You know your cholesterol levels, so why not your blood glucose levels too?
Type 2 diabetes was recently thrust into the public eye when Paula Deen announced she has been living with the disease for 3 years. However, something we hear about far less frequently is prediabetes.
The CDC estimates that some 79 million Americans over the age of 20 have prediabetes, which is defined as consistently elevated blood glucose levels (fasting blood glucose of 100 – 125 mg/dL or A1C of 5.7% – 6.4%) that are not quite high enough to qualify for a diagnosis of diabetes. That may not sound like such a big deal, but it can significantly up your risk of cardiovascular disease and other long-term damage in addition to paving the way to full-blown diabetes.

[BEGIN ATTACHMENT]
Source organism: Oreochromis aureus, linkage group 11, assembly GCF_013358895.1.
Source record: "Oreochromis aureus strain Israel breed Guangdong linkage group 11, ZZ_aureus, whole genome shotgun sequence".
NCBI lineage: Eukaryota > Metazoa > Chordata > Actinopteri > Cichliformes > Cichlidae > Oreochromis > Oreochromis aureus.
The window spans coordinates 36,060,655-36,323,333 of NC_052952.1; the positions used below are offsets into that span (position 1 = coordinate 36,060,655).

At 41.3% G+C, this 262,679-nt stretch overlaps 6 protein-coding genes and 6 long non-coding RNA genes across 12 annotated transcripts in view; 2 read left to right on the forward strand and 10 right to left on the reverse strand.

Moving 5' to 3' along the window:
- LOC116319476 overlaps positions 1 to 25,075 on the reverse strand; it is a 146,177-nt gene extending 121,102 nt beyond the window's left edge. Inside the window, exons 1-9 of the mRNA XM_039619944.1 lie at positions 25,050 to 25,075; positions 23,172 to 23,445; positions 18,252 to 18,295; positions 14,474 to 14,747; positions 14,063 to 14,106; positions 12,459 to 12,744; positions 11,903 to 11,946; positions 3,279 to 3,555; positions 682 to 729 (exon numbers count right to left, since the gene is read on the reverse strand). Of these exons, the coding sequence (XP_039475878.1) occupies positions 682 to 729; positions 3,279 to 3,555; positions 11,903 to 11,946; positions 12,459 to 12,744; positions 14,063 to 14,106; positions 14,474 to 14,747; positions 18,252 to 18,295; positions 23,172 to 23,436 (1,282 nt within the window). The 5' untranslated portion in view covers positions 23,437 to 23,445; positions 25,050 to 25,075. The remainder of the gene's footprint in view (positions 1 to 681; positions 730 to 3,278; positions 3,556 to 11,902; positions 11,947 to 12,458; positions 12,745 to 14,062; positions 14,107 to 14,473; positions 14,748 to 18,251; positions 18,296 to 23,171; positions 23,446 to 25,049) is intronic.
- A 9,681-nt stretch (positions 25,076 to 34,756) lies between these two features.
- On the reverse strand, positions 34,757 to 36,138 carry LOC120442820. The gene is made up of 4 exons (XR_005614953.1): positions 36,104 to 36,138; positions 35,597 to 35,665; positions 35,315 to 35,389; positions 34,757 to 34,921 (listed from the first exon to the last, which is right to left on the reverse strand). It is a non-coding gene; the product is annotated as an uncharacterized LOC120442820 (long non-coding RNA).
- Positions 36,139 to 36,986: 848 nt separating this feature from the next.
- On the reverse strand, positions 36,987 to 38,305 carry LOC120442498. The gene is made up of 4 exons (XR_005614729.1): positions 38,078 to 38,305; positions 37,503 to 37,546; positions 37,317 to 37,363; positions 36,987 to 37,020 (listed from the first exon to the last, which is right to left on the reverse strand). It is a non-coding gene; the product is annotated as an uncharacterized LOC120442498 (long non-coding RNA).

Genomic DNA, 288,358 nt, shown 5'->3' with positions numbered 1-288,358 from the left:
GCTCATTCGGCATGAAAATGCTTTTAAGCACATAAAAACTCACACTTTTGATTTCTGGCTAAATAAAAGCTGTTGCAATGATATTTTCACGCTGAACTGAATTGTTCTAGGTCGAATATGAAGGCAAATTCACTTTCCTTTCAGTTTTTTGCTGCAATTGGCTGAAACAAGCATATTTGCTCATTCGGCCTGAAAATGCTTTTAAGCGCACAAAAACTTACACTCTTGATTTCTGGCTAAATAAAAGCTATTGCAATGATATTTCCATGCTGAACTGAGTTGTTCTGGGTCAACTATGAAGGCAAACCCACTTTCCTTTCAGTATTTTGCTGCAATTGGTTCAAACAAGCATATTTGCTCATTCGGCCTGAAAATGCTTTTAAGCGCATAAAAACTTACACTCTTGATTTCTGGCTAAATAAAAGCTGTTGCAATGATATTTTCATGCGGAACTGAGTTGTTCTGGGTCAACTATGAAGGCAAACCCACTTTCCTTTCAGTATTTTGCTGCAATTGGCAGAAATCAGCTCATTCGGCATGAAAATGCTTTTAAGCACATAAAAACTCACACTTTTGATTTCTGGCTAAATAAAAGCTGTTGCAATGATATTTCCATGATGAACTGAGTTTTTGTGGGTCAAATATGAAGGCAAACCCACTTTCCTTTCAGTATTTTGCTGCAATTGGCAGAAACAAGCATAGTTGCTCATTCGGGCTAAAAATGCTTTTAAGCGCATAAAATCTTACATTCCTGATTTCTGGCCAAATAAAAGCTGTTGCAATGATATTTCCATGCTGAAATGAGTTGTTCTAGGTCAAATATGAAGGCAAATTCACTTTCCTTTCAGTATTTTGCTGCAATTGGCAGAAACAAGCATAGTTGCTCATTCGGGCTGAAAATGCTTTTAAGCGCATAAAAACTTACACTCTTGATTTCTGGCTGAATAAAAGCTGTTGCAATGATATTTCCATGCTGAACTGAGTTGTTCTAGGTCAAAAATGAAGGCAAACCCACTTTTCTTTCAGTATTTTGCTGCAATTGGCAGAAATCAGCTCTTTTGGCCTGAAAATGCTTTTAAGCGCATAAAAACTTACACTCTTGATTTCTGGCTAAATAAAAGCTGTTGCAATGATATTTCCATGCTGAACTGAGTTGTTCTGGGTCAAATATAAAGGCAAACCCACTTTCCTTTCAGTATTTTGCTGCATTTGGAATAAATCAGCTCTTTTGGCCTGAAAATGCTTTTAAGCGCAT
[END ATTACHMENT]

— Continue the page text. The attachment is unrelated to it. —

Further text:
The good news is that if you find out your numbers put you in the prediabetic range (many doctors say “borderline high”—ask for specific numbers), you can do something about it. Getting blood glucose levels under control is key, and many people are able to do that through a healthier diet and exercise. Your doctor may also prescribe a drug such as Metformin to help lower blood glucose levels.
Don’t wait until you’re diagnosed with Type 2 Diabetes. Speak with your care provider at your next appointment about your blood sugar levels and how to keep or get it into a healthy range.
You can read more about diabetes and prediabetes here.
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